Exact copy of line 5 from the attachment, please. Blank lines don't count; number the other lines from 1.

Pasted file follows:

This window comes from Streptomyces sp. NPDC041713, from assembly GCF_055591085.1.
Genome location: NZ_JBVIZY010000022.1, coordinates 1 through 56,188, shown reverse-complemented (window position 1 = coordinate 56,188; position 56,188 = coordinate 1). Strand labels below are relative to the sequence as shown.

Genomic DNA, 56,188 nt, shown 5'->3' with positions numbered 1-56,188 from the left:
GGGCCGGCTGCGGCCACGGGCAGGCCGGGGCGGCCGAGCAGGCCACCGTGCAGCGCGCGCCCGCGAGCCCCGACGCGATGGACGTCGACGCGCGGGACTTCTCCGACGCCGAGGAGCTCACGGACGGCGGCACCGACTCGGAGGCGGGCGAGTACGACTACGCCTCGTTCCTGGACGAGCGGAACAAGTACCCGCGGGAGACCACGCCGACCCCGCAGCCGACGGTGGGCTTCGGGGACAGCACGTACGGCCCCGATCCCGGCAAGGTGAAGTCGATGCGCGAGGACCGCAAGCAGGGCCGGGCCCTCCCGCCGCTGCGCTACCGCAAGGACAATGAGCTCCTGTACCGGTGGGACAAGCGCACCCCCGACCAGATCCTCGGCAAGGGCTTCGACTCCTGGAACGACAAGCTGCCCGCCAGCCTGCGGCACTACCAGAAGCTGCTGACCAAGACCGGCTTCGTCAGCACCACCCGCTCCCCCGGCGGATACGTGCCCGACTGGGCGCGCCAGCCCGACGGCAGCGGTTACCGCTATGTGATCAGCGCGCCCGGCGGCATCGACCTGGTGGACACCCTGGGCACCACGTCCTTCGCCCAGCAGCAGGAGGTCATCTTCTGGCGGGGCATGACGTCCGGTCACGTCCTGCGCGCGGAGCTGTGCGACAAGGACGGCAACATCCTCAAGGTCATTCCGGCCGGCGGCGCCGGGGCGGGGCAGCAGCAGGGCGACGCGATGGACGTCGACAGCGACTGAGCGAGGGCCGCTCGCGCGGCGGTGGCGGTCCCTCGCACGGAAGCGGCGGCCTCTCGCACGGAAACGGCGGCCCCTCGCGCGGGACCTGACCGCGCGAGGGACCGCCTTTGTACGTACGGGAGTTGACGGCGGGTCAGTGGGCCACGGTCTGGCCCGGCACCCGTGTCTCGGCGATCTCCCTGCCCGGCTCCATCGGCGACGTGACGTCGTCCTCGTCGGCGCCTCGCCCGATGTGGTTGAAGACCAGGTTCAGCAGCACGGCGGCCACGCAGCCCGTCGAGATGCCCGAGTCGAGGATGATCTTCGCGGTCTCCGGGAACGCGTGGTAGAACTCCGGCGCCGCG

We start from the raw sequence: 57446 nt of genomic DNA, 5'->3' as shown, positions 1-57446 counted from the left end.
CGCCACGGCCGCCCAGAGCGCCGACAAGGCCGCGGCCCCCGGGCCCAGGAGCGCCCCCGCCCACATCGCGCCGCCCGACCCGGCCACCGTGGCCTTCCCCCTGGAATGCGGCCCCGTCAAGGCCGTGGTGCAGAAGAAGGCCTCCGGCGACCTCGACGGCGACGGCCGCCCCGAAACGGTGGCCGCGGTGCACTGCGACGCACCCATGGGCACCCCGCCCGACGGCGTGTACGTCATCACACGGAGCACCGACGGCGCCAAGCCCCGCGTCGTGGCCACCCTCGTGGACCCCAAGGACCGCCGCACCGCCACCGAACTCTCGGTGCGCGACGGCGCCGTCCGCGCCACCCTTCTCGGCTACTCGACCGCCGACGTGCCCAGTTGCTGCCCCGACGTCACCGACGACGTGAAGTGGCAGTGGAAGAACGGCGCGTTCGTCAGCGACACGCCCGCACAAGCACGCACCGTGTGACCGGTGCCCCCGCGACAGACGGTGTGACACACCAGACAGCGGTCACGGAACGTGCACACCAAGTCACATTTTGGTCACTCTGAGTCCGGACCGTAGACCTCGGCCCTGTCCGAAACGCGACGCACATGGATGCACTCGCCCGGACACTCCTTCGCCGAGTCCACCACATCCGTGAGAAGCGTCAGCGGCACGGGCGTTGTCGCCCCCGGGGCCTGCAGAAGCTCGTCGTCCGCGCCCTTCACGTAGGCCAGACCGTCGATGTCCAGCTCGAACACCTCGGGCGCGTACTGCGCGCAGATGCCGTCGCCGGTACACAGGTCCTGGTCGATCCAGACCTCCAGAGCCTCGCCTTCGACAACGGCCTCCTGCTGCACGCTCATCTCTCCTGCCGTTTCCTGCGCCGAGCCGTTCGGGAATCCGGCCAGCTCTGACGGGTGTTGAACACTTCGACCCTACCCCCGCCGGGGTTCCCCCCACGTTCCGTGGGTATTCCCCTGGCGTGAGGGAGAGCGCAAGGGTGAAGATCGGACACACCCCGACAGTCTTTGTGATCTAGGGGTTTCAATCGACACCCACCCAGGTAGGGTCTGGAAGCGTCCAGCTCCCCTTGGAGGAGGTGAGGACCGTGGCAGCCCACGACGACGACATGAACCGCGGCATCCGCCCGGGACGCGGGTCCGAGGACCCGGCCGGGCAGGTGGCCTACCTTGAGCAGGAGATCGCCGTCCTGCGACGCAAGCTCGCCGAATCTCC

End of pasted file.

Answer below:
We start from the raw sequence: 57446 nt of genomic DNA, 5'->3' as shown, positions 1-57446 counted from the left end.